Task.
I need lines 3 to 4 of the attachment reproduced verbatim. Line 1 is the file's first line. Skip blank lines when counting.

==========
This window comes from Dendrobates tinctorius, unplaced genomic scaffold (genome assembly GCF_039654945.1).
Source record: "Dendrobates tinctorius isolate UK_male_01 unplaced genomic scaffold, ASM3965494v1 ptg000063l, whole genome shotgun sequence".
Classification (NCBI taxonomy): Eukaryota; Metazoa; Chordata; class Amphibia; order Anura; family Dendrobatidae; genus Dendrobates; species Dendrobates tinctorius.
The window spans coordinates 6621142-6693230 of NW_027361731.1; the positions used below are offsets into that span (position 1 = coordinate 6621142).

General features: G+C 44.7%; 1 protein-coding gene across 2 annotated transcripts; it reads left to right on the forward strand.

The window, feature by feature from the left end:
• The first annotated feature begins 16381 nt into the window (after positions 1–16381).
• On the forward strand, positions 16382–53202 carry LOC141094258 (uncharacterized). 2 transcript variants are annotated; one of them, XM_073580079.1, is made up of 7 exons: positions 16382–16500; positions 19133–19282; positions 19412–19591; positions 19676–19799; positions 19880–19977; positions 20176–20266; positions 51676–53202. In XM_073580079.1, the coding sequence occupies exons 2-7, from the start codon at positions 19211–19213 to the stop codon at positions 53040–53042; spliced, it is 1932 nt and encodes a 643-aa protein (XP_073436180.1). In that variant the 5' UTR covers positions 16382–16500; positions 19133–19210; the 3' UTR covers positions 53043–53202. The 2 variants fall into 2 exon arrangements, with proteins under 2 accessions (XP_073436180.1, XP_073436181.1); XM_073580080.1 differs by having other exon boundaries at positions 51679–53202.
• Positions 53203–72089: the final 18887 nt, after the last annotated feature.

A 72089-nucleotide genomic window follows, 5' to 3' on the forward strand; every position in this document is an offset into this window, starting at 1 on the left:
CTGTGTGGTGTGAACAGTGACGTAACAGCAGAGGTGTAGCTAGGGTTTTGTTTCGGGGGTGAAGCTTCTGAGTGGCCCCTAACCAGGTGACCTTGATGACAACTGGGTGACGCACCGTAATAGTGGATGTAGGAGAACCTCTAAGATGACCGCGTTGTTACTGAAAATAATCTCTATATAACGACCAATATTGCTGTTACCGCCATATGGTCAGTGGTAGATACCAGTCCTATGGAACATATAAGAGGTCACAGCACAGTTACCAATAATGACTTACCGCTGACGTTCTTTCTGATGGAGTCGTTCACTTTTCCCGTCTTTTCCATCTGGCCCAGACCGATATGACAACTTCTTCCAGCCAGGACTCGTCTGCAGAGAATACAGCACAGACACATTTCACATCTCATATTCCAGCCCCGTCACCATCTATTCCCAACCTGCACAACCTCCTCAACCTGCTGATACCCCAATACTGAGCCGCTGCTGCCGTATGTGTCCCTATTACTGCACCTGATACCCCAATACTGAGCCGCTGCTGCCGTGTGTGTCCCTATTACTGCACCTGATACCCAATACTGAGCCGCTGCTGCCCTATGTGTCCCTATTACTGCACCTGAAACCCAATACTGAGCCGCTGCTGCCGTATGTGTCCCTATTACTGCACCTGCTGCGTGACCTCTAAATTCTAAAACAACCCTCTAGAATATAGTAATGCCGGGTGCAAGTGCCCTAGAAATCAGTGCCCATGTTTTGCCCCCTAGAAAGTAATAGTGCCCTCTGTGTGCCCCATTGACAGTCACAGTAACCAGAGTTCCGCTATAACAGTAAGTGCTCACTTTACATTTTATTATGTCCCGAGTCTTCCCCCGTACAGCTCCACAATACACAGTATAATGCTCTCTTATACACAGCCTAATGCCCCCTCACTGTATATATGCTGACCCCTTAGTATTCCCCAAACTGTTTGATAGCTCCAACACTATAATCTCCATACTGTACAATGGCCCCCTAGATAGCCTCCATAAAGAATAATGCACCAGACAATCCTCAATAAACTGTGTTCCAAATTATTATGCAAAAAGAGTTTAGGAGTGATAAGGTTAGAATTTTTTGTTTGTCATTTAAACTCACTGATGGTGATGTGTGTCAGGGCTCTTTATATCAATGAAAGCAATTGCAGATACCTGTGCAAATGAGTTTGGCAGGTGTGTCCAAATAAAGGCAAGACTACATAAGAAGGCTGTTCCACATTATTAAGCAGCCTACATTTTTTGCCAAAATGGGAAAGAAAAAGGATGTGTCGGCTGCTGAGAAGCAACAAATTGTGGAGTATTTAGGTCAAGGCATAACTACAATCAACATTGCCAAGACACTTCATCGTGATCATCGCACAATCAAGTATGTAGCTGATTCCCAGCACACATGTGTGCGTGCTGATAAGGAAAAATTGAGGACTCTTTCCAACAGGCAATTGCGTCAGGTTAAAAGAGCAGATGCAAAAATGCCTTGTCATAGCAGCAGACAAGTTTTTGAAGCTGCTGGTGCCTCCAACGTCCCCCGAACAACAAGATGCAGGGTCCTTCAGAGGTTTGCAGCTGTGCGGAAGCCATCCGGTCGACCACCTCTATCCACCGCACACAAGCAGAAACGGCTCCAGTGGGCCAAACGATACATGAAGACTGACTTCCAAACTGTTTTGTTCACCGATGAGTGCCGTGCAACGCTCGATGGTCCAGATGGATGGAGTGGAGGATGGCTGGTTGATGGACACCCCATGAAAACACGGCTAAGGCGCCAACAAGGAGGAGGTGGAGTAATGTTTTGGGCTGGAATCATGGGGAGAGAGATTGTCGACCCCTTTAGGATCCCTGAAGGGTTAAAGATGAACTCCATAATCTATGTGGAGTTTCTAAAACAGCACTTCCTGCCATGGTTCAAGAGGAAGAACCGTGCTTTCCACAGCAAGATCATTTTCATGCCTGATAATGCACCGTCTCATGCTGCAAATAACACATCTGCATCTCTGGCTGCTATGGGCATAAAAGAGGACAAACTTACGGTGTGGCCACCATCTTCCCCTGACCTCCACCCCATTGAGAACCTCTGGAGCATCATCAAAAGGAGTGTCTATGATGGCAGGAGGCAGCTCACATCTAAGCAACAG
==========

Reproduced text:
Classification (NCBI taxonomy): Eukaryota; Metazoa; Chordata; class Amphibia; order Anura; family Dendrobatidae; genus Dendrobates; species Dendrobates tinctorius.
The window spans coordinates 6621142-6693230 of NW_027361731.1; the positions used below are offsets into that span (position 1 = coordinate 6621142).